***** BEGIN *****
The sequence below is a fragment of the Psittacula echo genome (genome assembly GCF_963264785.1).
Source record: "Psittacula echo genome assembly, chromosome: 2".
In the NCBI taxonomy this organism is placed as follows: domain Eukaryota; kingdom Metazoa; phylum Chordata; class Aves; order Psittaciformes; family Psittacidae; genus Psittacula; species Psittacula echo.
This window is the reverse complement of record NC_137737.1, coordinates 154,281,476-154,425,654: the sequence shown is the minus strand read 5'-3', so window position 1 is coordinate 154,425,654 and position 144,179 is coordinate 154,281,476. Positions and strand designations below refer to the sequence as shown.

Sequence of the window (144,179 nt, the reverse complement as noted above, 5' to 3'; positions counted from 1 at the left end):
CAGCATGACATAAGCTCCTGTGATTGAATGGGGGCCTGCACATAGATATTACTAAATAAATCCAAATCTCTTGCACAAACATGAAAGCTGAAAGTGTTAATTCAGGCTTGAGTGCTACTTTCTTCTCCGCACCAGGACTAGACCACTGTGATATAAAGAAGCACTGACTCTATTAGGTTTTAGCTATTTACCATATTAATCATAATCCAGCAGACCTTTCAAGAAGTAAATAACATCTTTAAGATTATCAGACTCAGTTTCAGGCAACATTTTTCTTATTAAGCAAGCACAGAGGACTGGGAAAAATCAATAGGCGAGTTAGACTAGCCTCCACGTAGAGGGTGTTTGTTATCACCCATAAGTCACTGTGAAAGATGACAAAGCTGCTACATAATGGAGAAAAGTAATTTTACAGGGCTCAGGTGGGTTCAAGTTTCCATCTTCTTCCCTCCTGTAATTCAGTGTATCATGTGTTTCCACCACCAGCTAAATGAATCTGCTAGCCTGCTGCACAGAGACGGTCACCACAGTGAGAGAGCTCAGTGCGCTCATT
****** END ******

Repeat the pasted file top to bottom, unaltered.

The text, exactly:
The sequence below is a fragment of the Psittacula echo genome (genome assembly GCF_963264785.1).
Source record: "Psittacula echo genome assembly, chromosome: 2".
In the NCBI taxonomy this organism is placed as follows: domain Eukaryota; kingdom Metazoa; phylum Chordata; class Aves; order Psittaciformes; family Psittacidae; genus Psittacula; species Psittacula echo.
This window is the reverse complement of record NC_137737.1, coordinates 154,281,476-154,425,654: the sequence shown is the minus strand read 5'-3', so window position 1 is coordinate 154,425,654 and position 144,179 is coordinate 154,281,476. Positions and strand designations below refer to the sequence as shown.

Sequence of the window (144,179 nt, the reverse complement as noted above, 5' to 3'; positions counted from 1 at the left end):
CAGCATGACATAAGCTCCTGTGATTGAATGGGGGCCTGCACATAGATATTACTAAATAAATCCAAATCTCTTGCACAAACATGAAAGCTGAAAGTGTTAATTCAGGCTTGAGTGCTACTTTCTTCTCCGCACCAGGACTAGACCACTGTGATATAAAGAAGCACTGACTCTATTAGGTTTTAGCTATTTACCATATTAATCATAATCCAGCAGACCTTTCAAGAAGTAAATAACATCTTTAAGATTATCAGACTCAGTTTCAGGCAACATTTTTCTTATTAAGCAAGCACAGAGGACTGGGAAAAATCAATAGGCGAGTTAGACTAGCCTCCACGTAGAGGGTGTTTGTTATCACCCATAAGTCACTGTGAAAGATGACAAAGCTGCTACATAATGGAGAAAAGTAATTTTACAGGGCTCAGGTGGGTTCAAGTTTCCATCTTCTTCCCTCCTGTAATTCAGTGTATCATGTGTTTCCACCACCAGCTAAATGAATCTGCTAGCCTGCTGCACAGAGACGGTCACCACAGTGAGAGAGCTCAGTGCGCTCATT